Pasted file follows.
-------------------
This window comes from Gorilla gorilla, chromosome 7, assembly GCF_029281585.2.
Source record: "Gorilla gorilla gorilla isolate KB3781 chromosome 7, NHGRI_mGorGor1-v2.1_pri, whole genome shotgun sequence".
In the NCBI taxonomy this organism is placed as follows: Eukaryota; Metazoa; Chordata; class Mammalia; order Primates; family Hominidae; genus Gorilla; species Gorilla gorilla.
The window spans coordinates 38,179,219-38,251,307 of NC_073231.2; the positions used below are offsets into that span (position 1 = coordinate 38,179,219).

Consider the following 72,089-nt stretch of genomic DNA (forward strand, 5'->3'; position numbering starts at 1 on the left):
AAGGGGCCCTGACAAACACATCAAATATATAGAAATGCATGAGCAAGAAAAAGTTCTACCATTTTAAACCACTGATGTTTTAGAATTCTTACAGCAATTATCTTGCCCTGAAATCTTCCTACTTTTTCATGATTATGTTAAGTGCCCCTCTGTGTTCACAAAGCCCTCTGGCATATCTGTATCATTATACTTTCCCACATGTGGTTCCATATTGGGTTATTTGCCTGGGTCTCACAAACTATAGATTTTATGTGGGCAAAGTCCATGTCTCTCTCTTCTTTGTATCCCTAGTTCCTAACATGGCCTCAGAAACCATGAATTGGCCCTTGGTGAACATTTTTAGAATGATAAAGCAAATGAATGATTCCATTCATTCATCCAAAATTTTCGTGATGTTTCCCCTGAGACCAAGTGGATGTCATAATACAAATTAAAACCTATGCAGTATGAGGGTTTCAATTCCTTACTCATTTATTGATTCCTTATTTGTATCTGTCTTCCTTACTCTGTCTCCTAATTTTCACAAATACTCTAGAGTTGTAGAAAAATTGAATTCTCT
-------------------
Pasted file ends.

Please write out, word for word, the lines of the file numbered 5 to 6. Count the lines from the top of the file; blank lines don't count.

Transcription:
Consider the following 72,089-nt stretch of genomic DNA (forward strand, 5'->3'; position numbering starts at 1 on the left):
AAGGGGCCCTGACAAACACATCAAATATATAGAAATGCATGAGCAAGAAAAAGTTCTACCATTTTAAACCACTGATGTTTTAGAATTCTTACAGCAATTATCTTGCCCTGAAATCTTCCTACTTTTTCATGATTATGTTAAGTGCCCCTCTGTGTTCACAAAGCCCTCTGGCATATCTGTATCATTATACTTTCCCACATGTGGTTCCATATTGGGTTATTTGCCTGGGTCTCACAAACTATAGATTTTATGTGGGCAAAGTCCATGTCTCTCTCTTCTTTGTATCCCTAGTTCCTAACATGGCCTCAGAAACCATGAATTGGCCCTTGGTGAACATTTTTAGAATGATAAAGCAAATGAATGATTCCATTCATTCATCCAAAATTTTCGTGATGTTTCCCCTGAGACCAAGTGGATGTCATAATACAAATTAAAACCTATGCAGTATGAGGGTTTCAATTCCTTACTCATTTATTGATTCCTTATTTGTATCTGTCTTCCTTACTCTGTCTCCTAATTTTCACAAATACTCTAGAGTTGTAGAAAAATTGAATTCTCT